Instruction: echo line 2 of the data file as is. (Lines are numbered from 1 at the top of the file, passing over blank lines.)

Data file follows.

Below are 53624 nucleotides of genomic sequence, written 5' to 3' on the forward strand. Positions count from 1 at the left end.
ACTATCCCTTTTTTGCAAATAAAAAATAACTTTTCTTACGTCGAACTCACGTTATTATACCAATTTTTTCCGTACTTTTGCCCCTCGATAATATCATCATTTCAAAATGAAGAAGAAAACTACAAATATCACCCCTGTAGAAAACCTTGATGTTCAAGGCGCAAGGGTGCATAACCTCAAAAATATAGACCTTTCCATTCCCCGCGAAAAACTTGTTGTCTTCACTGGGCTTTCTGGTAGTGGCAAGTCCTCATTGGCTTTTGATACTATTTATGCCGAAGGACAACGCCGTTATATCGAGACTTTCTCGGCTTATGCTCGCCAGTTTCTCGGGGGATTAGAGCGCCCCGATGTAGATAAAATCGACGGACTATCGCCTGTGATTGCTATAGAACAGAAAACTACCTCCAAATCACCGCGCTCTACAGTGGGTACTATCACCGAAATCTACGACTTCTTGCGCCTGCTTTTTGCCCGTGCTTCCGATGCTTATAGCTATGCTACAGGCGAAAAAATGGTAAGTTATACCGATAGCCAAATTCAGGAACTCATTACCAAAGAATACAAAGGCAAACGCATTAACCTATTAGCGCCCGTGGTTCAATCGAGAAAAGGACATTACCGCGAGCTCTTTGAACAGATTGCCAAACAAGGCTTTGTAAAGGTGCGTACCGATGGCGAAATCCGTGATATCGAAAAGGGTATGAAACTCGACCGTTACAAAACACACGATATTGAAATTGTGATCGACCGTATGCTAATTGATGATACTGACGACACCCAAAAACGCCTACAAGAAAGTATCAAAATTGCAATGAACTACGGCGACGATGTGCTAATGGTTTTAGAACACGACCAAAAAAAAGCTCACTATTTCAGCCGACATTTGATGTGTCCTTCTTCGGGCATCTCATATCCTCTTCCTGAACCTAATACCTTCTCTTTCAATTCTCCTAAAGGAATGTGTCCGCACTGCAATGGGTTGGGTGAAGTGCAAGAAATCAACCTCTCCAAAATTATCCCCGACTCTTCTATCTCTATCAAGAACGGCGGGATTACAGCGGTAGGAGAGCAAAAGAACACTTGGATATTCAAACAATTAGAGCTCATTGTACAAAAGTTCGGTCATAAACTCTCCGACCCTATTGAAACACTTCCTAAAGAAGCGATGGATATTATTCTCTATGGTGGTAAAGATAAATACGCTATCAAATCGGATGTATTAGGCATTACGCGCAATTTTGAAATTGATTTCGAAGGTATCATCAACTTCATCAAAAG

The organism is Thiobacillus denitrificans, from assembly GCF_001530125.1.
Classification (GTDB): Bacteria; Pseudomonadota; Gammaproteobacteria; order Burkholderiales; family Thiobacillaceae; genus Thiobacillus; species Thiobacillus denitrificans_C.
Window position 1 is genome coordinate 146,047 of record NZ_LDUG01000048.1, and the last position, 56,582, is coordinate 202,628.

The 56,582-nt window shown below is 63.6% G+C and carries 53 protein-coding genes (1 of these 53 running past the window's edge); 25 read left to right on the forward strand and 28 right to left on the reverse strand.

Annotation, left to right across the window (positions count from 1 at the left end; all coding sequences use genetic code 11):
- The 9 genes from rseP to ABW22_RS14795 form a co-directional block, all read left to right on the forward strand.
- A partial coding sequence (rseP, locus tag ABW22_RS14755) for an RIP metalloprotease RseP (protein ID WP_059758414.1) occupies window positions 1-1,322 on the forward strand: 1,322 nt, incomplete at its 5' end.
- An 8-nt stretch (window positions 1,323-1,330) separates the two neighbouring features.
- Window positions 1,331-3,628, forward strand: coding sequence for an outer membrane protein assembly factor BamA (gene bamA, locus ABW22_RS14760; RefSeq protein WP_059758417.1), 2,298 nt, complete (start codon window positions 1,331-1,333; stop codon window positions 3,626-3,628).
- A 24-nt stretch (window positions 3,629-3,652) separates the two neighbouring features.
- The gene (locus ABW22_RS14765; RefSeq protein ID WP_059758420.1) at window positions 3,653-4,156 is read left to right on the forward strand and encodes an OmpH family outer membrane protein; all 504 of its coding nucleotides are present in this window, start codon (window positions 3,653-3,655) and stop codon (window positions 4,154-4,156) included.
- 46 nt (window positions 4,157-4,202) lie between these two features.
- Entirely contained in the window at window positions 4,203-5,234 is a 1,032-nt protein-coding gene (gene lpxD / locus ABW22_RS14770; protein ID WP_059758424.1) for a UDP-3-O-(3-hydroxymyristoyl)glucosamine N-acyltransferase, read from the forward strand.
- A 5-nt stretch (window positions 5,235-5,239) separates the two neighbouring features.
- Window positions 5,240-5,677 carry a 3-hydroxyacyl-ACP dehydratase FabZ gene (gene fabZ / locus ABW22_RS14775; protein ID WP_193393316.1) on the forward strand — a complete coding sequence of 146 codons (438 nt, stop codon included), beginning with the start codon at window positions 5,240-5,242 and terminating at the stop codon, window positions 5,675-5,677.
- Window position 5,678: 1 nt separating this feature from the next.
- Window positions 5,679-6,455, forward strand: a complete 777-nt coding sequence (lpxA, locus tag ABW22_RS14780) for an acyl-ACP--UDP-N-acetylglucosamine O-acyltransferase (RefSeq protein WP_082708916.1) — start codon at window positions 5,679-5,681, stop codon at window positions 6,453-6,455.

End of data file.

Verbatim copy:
ACTATCCCTTTTTTGCAAATAAAAAATAACTTTTCTTACGTCGAACTCACGTTATTATACCAATTTTTTCCGTACTTTTGCCCCTCGATAATATCATCATTTCAAAATGAAGAAGAAAACTACAAATATCACCCCTGTAGAAAACCTTGATGTTCAAGGCGCAAGGGTGCATAACCTCAAAAATATAGACCTTTCCATTCCCCGCGAAAAACTTGTTGTCTTCACTGGGCTTTCTGGTAGTGGCAAGTCCTCATTGGCTTTTGATACTATTTATGCCGAAGGACAACGCCGTTATATCGAGACTTTCTCGGCTTATGCTCGCCAGTTTCTCGGGGGATTAGAGCGCCCCGATGTAGATAAAATCGACGGACTATCGCCTGTGATTGCTATAGAACAGAAAACTACCTCCAAATCACCGCGCTCTACAGTGGGTACTATCACCGAAATCTACGACTTCTTGCGCCTGCTTTTTGCCCGTGCTTCCGATGCTTATAGCTATGCTACAGGCGAAAAAATGGTAAGTTATACCGATAGCCAAATTCAGGAACTCATTACCAAAGAATACAAAGGCAAACGCATTAACCTATTAGCGCCCGTGGTTCAATCGAGAAAAGGACATTACCGCGAGCTCTTTGAACAGATTGCCAAACAAGGCTTTGTAAAGGTGCGTACCGATGGCGAAATCCGTGATATCGAAAAGGGTATGAAACTCGACCGTTACAAAACACACGATATTGAAATTGTGATCGACCGTATGCTAATTGATGATACTGACGACACCCAAAAACGCCTACAAGAAAGTATCAAAATTGCAATGAACTACGGCGACGATGTGCTAATGGTTTTAGAACACGACCAAAAAAAAGCTCACTATTTCAGCCGACATTTGATGTGTCCTTCTTCGGGCATCTCATATCCTCTTCCTGAACCTAATACCTTCTCTTTCAATTCTCCTAAAGGAATGTGTCCGCACTGCAATGGGTTGGGTGAAGTGCAAGAAATCAACCTCTCCAAAATTATCCCCGACTCTTCTATCTCTATCAAGAACGGCGGGATTACAGCGGTAGGAGAGCAAAAGAACACTTGGATATTCAAACAATTAGAGCTCATTGTACAAAAGTTCGGTCATAAACTCTCCGACCCTATTGAAACACTTCCTAAAGAAGCGATGGATATTATTCTCTATGGTGGTAAAGATAAATACGCTATCAAATCGGATGTATTAGGCATTACGCGCAATTTTGAAATTGATTTCGAAGGTATCATCAACTTCATCAAAAG